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The sound of silence

Living

The Dad Diary
Edwin McGreal

Every parent will admit it you that it is a relief when the kids are gone to sleep at night. If they say otherwise, they are lying.
While it is great having the kids around, playing with them, watching them grow and develop, they need their rest – and so do you. When they are gone to sleep, you can do what were once normal things, like talk to each other, have some dinner in peace (even if it’s 9pm!), get housework done and sit down and watch a bit of TV.
But the threat of them waking always exists, and this keeps you on your toes.
Any visitors who arrive will be frantically ushered to the back door – the front door is in the  hallway off which both Frankie and Éamon sleep, whereas you’ve to go through three doors from the back to the get to the same hallway. The extra doors are essential for sound proofing.
Noise from either baby monitor will be treated with trepidation. The TV will be paused to see if it is only a momentary stir or something that requires action. Knowing the difference is key. We’ve been caught going down to kids to discover they had gone back to sleep only to be rewakened when we open the door.
Frankie rarely, if ever, wakes properly, so any stir from her is less of a concern. Éamon, however, frequently wakes up if he stirs and has mislaid his soother, so down one of us will troop.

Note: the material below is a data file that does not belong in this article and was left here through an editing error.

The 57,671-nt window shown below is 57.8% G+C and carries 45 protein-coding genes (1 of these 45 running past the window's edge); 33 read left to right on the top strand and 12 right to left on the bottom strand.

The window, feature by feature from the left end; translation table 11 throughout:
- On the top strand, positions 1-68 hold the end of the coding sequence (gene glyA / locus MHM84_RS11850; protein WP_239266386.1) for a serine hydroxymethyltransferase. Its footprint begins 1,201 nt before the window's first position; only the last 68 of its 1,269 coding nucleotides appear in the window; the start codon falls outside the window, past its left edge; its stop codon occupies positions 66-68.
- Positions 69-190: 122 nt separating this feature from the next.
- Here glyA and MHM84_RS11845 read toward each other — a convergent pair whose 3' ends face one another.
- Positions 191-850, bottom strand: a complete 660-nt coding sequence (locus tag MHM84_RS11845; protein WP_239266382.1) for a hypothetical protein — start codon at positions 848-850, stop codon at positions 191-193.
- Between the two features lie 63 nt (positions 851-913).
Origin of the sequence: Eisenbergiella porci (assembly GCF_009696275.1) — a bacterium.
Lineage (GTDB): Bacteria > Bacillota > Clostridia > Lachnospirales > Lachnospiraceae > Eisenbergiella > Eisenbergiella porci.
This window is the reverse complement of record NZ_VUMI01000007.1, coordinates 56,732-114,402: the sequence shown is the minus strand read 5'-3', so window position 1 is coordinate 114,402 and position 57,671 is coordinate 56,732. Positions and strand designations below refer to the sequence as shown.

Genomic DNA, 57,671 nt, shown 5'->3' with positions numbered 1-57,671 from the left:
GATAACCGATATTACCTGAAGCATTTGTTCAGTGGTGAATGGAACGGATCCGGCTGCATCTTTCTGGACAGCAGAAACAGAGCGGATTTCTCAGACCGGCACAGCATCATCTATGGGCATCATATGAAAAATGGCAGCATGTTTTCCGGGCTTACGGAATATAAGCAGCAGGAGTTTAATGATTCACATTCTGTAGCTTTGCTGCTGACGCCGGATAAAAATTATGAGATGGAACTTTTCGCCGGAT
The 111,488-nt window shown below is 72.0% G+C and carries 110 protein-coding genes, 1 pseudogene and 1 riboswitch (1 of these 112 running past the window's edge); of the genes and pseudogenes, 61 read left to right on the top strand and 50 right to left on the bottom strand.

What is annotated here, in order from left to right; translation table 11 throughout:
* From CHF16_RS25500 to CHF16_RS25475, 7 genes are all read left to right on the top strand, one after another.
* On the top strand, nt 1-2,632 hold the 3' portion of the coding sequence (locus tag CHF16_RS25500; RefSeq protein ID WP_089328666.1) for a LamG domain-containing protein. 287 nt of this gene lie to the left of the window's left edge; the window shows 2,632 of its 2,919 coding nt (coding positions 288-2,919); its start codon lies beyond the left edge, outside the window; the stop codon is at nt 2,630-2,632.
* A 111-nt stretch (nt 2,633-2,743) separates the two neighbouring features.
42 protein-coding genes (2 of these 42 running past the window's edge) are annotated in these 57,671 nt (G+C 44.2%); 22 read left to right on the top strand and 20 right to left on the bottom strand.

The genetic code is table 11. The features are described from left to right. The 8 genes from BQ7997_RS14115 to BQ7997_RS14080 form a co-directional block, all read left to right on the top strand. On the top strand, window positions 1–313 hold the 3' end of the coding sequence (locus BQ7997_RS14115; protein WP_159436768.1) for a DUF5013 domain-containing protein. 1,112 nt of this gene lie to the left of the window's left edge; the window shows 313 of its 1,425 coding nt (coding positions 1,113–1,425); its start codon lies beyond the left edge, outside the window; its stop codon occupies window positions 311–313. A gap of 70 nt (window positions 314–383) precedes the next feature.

It is a particular skill to go into a pitch-black room, find the soother and place it gently in his mouth without further waking him. And it is hard to find the way out in complete darkness too. One night I woke him on my exit by walking into the door, which I thought was still two feet away!
It is mad though that the longer you are in there, the more you adjust to the darkness and can see with whatever small chink of light is getting in. Then you will be blinded by the lights when you return to the kitchen!
The simplest things can catch you too. Going in there in your bare feet can lead to squeaky noises from the timber floor. Nothing you would notice normally, but in a room silent but for breathing, you may as well sound the klaxon.
And age can be a curse too. Kneeling down over the cot when you have to settle him back to sleep can be sore on your back, and creaking noises from your joints as you try to stand up straight again often wakes him, sending you hurtling right back to the bottom of the hill again.
If you get as far as the door, there’s the big debate – close the door or leave it just ajar?
Closing it protects him from noise from other parts of the house, but then the door itself has a mind of its own and can creak whenever it wants to. That game of Russian Roulette has added many grey hairs to my head.
If things are going well – ie, Éamon is not teething, sick or going through a growth spurt – once he gets through the first couple of hours, he tends to be down for the night.
Which is just as well, because after a few trips up and down, that’s all you’re fit for yourself.

> In his fortnightly column, Edwin McGreal charts the ups and downs of the biggest wake-up call of his life: parenthood.